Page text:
Sunset on this Fourth of July.
It’s been a few days, a week actually. Somehow visiting with grandchildren does take time, and time well spent I believe. But blogs and such take time too and contemporaneous is not possible in this case (this may be the first time I have used that word in its true sense, hmm). How could you not spend time with the little girl in the picture below. She is Elena.
By the way, the gator is still with us against the bank at the river. It is now 12 days since it met with its reentry into the natural cycle of things, and it is melting away into the current, slowly. I’m told the sight of it is gross. Why don’t I feel that way? Oh well.
I would like to paint another little word picture of something that happened to me many, many years ago. The recent pretty sunsets reminded me of it, I guess. The time is again during the period I was fishing for a living with my friends at Myette Point. It was in the summer, when we fished all night on the river. Being in the summer, the water was low and more clear than not, and warm. When these conditions exist, you have to bait with cut bait of some kind to catch enough fish to make a living. To catch the bait, you have to spend time with a castnet, sometimes a lot of time, every day. The routine we had was something like this. We slept from about eight in the morning to about three in the afternoon. We would get up and get ready to go out to fish that night. This meant getting gasoline for the motor, and usually cleaning a bunch of small catfish we had caught the night before and kept in an ice chest all day. These small fish were illegal in the rough condition, but collarbone cleaned they were legal to sell. Go figure. Selling these little fish usually paid for our gas and some other supplies. But, back to the story. Around five o’clock we would leave the house and pull our boats to the landing, unload and take off into Grand Lake. The first job was to see if any salt water shad (pogies) were swimming on the surface of the lake/river. When it is calm, which it usually was at this time of day at this time of year, you could see the ripples they make from a good distance. You had to creep up on them and kind of let your boat drift in their direction until you got close enough to throw the castnet. If you weren’t quiet, the whole school would just dive and reappear out of reach. If you were lucky, and it was a big school, one cast would get you three or four hundred small shad. More often than not, you would get less than 50 and you would have to keep doing this, or something else, until you got at least 2000 baits. Usually you would throw the castnet for at least two hours. Ever tried that? My net was seven feet long, giving it a 14 foot spread, if it opened all the way. It didn't do that very often, I can remember remarking with satisfaction on the times that it did. It was made out of nylon, monofilament nets hadn’t come out yet. A net like mine weighed about 15 pounds dry, and wet it weighed 150, I swear. Anyway, after this tiring, and hot, couple of hours it was getting to be about eight o’clock – about 30 minutes to sunset and an hour before you could start baiting lines. It was my practice then to go to where my first lines started on the edge of the river, tie up my boat to a tree at the edge of the current and change the sweat soaked shirt I had for a fresh one. Then I would put on anti mosquito chemicals, sit down, take out my supper, relax and watch the sun settle into the beginning another hopeful night. It was then that the event happened this particular evening. I was looking upriver into the sunset and I noticed a bird I didn’t see very often in an inland waterbody. Things happened very fast then. It was very, very quiet, and completely calm. The bird was coming toward me flying low to the water and coming downriver right at my boat, which it never did seem to notice. I was mesmerized watching this. The bird was a black skimmer and it was fishing in the remarkable way they do. It had its lower beak down in the water and was flying along, very fast, its beak leaving this V cutting through the water. It passed within three feet of my boat and was gone, downriver and away. But I heard it. I did, I heard it. I heard its beak going through the water. It hissed. It hissed and did the Doppler effect thing as it passed me. For the briefest moment, the sound was there, got louder, and faded away to silence, all in one second or maybe two. It took me a moment to start breathing again, but when I did I was speechless. Why does something like that make you feel special, selected, sort of? Not special in the above-other-people sense, but special in that of all the other places I could have been, and all the other things I could have been doing, I was in this place at this time being a witness to this wonderful thing. Special, in that sense. Where is the value in this? The value is in the fact that it happened to me, tied to a tree, on a river, at sunset a long time ago. And I remember it. What I don’t remember is whether I caught any fish that night. I may not have even cared, but I’ll bet I did well, either way.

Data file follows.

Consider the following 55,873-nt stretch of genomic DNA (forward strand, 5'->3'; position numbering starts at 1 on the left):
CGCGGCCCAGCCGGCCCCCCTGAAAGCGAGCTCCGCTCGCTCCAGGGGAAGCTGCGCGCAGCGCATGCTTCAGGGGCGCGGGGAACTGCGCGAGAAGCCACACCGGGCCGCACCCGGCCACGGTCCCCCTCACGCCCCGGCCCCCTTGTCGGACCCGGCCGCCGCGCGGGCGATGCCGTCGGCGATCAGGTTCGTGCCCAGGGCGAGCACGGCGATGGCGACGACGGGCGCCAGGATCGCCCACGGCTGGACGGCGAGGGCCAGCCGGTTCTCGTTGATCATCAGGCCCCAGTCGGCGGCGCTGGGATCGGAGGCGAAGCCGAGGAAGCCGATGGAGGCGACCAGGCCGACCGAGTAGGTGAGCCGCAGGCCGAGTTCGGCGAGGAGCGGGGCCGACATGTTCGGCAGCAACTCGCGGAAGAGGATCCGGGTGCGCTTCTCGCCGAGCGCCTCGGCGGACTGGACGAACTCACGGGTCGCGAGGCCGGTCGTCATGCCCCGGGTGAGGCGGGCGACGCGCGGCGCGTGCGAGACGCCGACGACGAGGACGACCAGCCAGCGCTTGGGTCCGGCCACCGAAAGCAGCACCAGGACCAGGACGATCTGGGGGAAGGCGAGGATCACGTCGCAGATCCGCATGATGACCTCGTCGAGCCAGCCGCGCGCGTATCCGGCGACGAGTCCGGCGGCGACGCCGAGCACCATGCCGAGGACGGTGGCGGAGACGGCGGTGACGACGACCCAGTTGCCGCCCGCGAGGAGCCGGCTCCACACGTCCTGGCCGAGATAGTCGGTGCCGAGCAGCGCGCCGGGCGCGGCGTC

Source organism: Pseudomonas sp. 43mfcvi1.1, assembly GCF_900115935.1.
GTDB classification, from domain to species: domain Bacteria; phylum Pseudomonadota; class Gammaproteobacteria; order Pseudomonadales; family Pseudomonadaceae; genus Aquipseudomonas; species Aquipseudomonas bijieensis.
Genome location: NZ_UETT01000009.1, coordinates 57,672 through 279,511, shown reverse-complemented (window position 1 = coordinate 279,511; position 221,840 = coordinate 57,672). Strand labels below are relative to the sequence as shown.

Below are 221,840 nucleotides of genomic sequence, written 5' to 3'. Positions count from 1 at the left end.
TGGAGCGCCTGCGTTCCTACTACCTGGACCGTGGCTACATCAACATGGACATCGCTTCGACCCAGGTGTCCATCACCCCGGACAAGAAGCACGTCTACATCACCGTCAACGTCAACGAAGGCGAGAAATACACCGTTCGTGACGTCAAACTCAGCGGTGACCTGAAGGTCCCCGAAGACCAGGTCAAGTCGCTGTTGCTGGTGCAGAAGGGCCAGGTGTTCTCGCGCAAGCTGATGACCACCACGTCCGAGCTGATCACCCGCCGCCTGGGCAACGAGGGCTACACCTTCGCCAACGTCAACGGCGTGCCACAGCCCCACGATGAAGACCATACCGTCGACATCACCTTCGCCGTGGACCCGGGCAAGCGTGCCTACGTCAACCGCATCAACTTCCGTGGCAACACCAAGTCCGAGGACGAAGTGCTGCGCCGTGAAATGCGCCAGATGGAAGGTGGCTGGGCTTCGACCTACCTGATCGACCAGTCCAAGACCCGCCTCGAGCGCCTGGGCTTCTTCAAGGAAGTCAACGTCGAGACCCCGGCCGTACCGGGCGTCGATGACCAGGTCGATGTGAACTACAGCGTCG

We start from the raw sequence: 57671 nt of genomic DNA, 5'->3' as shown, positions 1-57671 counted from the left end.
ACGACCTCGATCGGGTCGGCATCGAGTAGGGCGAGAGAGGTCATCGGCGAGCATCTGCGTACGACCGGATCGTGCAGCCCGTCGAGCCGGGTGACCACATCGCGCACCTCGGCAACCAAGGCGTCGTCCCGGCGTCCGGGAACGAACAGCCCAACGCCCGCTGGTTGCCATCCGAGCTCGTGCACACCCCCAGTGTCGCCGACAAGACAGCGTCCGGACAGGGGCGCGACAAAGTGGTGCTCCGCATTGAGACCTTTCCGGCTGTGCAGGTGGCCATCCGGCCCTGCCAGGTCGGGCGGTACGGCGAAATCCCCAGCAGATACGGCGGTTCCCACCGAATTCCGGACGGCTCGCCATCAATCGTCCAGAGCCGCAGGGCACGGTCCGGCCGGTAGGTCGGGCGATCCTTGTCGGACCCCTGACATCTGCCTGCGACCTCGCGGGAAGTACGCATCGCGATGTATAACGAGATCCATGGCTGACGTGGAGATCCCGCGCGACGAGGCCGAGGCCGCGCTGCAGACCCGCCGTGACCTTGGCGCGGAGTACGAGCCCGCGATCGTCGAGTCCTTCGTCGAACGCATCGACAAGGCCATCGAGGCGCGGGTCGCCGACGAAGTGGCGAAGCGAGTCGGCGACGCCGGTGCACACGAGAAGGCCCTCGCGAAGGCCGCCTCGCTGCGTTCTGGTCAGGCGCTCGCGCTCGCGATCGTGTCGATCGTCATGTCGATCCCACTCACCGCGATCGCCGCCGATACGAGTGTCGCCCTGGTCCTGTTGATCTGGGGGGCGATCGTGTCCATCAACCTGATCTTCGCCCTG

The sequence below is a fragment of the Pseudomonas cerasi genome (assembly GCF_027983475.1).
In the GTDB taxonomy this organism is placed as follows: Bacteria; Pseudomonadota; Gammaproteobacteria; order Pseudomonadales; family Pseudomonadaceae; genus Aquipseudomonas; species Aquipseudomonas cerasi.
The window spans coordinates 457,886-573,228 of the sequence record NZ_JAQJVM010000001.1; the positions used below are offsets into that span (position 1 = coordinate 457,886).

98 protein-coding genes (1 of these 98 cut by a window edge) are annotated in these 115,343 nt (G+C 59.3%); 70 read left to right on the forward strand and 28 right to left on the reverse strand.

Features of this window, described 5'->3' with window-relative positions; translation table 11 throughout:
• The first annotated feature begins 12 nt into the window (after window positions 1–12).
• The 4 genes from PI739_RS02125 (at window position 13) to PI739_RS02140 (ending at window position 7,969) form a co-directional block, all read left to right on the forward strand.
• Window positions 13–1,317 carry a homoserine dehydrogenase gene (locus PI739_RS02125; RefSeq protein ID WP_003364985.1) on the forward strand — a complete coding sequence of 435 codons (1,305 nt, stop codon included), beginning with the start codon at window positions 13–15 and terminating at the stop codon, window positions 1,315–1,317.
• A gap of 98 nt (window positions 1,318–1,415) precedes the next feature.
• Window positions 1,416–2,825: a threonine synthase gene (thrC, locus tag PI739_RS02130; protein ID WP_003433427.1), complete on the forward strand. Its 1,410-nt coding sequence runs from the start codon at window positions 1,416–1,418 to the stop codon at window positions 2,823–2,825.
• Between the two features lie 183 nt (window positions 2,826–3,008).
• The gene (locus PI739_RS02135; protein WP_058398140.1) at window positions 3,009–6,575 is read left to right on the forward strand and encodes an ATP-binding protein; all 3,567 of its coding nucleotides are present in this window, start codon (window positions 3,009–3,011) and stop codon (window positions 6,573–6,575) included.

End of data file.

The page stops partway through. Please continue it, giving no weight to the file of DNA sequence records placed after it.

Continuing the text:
The yellow tussock moth caterpiller.
The river is at 2.6 feet on the Butte La Rose gauge, rising a little to 3.2 by Saturday. The Mississippi and Ohio are both rising a little, just to keep things interesting.
Rise and Shine, Jim